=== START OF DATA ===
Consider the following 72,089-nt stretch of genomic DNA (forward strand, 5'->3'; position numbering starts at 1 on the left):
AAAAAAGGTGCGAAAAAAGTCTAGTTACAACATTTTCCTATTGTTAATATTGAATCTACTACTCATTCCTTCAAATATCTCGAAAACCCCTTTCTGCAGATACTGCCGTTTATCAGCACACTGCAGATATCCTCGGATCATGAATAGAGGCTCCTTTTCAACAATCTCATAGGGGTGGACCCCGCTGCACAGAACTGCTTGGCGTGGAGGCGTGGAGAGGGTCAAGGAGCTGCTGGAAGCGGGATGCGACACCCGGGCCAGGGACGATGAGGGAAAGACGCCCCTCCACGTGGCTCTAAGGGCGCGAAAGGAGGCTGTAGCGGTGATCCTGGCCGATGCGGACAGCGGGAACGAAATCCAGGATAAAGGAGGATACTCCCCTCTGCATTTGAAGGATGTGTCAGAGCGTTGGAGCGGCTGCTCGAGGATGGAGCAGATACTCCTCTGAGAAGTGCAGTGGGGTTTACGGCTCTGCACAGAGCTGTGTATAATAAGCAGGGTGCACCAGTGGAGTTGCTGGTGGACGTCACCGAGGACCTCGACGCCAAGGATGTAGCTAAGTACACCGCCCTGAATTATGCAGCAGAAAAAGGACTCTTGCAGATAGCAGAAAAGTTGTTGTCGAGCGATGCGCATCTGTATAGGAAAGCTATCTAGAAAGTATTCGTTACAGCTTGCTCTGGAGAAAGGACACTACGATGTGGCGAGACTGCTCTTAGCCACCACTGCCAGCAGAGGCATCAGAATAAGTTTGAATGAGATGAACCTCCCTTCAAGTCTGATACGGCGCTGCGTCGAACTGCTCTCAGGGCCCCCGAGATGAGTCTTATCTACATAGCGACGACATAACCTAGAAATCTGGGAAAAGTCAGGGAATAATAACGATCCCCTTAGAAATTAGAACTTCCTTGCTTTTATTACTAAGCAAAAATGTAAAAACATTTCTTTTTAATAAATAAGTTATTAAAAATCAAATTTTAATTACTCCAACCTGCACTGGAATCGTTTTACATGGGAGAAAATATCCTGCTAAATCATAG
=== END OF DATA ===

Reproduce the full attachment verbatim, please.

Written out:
Consider the following 72,089-nt stretch of genomic DNA (forward strand, 5'->3'; position numbering starts at 1 on the left):
AAAAAAGGTGCGAAAAAAGTCTAGTTACAACATTTTCCTATTGTTAATATTGAATCTACTACTCATTCCTTCAAATATCTCGAAAACCCCTTTCTGCAGATACTGCCGTTTATCAGCACACTGCAGATATCCTCGGATCATGAATAGAGGCTCCTTTTCAACAATCTCATAGGGGTGGACCCCGCTGCACAGAACTGCTTGGCGTGGAGGCGTGGAGAGGGTCAAGGAGCTGCTGGAAGCGGGATGCGACACCCGGGCCAGGGACGATGAGGGAAAGACGCCCCTCCACGTGGCTCTAAGGGCGCGAAAGGAGGCTGTAGCGGTGATCCTGGCCGATGCGGACAGCGGGAACGAAATCCAGGATAAAGGAGGATACTCCCCTCTGCATTTGAAGGATGTGTCAGAGCGTTGGAGCGGCTGCTCGAGGATGGAGCAGATACTCCTCTGAGAAGTGCAGTGGGGTTTACGGCTCTGCACAGAGCTGTGTATAATAAGCAGGGTGCACCAGTGGAGTTGCTGGTGGACGTCACCGAGGACCTCGACGCCAAGGATGTAGCTAAGTACACCGCCCTGAATTATGCAGCAGAAAAAGGACTCTTGCAGATAGCAGAAAAGTTGTTGTCGAGCGATGCGCATCTGTATAGGAAAGCTATCTAGAAAGTATTCGTTACAGCTTGCTCTGGAGAAAGGACACTACGATGTGGCGAGACTGCTCTTAGCCACCACTGCCAGCAGAGGCATCAGAATAAGTTTGAATGAGATGAACCTCCCTTCAAGTCTGATACGGCGCTGCGTCGAACTGCTCTCAGGGCCCCCGAGATGAGTCTTATCTACATAGCGACGACATAACCTAGAAATCTGGGAAAAGTCAGGGAATAATAACGATCCCCTTAGAAATTAGAACTTCCTTGCTTTTATTACTAAGCAAAAATGTAAAAACATTTCTTTTTAATAAATAAGTTATTAAAAATCAAATTTTAATTACTCCAACCTGCACTGGAATCGTTTTACATGGGAGAAAATATCCTGCTAAATCATAG